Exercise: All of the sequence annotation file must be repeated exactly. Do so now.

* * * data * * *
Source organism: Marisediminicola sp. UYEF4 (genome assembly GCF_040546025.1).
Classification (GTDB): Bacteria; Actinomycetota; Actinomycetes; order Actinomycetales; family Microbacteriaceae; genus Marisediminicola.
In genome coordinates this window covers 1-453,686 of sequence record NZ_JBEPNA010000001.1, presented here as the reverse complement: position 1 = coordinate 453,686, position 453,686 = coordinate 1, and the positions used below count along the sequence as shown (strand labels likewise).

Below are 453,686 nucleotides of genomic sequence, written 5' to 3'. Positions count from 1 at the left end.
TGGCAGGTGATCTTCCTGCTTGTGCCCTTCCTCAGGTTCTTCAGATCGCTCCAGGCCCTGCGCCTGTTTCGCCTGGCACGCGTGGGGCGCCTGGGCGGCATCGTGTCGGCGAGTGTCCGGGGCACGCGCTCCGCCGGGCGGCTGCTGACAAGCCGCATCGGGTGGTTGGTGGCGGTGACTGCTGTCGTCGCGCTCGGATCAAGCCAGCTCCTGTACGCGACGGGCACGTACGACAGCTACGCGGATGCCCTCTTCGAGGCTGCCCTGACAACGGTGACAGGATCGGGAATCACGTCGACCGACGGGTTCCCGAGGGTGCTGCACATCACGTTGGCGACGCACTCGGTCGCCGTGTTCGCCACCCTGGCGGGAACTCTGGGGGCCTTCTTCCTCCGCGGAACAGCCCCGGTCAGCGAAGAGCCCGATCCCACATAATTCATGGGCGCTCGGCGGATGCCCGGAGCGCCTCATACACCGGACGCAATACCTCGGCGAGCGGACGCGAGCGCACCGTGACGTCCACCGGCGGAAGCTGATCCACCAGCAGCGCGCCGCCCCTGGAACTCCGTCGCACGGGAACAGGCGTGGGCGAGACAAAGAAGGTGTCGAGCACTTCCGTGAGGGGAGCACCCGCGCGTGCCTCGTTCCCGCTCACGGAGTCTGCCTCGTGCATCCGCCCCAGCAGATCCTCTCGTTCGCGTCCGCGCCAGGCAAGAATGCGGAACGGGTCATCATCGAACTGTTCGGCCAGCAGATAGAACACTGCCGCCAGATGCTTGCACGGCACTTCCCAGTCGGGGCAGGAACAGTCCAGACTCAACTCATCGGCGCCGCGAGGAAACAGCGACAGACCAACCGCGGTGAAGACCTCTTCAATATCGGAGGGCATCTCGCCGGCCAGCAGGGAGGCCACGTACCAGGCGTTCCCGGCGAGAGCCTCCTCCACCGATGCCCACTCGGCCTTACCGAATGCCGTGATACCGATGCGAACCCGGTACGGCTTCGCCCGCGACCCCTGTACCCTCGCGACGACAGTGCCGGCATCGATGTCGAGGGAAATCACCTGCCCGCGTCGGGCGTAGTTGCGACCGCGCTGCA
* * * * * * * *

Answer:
Source organism: Marisediminicola sp. UYEF4 (genome assembly GCF_040546025.1).
Classification (GTDB): Bacteria; Actinomycetota; Actinomycetes; order Actinomycetales; family Microbacteriaceae; genus Marisediminicola.
In genome coordinates this window covers 1-453,686 of sequence record NZ_JBEPNA010000001.1, presented here as the reverse complement: position 1 = coordinate 453,686, position 453,686 = coordinate 1, and the positions used below count along the sequence as shown (strand labels likewise).

Below are 453,686 nucleotides of genomic sequence, written 5' to 3'. Positions count from 1 at the left end.
TGGCAGGTGATCTTCCTGCTTGTGCCCTTCCTCAGGTTCTTCAGATCGCTCCAGGCCCTGCGCCTGTTTCGCCTGGCACGCGTGGGGCGCCTGGGCGGCATCGTGTCGGCGAGTGTCCGGGGCACGCGCTCCGCCGGGCGGCTGCTGACAAGCCGCATCGGGTGGTTGGTGGCGGTGACTGCTGTCGTCGCGCTCGGATCAAGCCAGCTCCTGTACGCGACGGGCACGTACGACAGCTACGCGGATGCCCTCTTCGAGGCTGCCCTGACAACGGTGACAGGATCGGGAATCACGTCGACCGACGGGTTCCCGAGGGTGCTGCACATCACGTTGGCGACGCACTCGGTCGCCGTGTTCGCCACCCTGGCGGGAACTCTGGGGGCCTTCTTCCTCCGCGGAACAGCCCCGGTCAGCGAAGAGCCCGATCCCACATAATTCATGGGCGCTCGGCGGATGCCCGGAGCGCCTCATACACCGGACGCAATACCTCGGCGAGCGGACGCGAGCGCACCGTGACGTCCACCGGCGGAAGCTGATCCACCAGCAGCGCGCCGCCCCTGGAACTCCGTCGCACGGGAACAGGCGTGGGCGAGACAAAGAAGGTGTCGAGCACTTCCGTGAGGGGAGCACCCGCGCGTGCCTCGTTCCCGCTCACGGAGTCTGCCTCGTGCATCCGCCCCAGCAGATCCTCTCGTTCGCGTCCGCGCCAGGCAAGAATGCGGAACGGGTCATCATCGAACTGTTCGGCCAGCAGATAGAACACTGCCGCCAGATGCTTGCACGGCACTTCCCAGTCGGGGCAGGAACAGTCCAGACTCAACTCATCGGCGCCGCGAGGAAACAGCGACAGACCAACCGCGGTGAAGACCTCTTCAATATCGGAGGGCATCTCGCCGGCCAGCAGGGAGGCCACGTACCAGGCGTTCCCGGCGAGAGCCTCCTCCACCGATGCCCACTCGGCCTTACCGAATGCCGTGATACCGATGCGAACCCGGTACGGCTTCGCCCGCGACCCCTGTACCCTCGCGACGACAGTGCCGGCATCGATGTCGAGGGAAATCACCTGCCCGCGTCGGGCGTAGTTGCGACCGCGCTGCA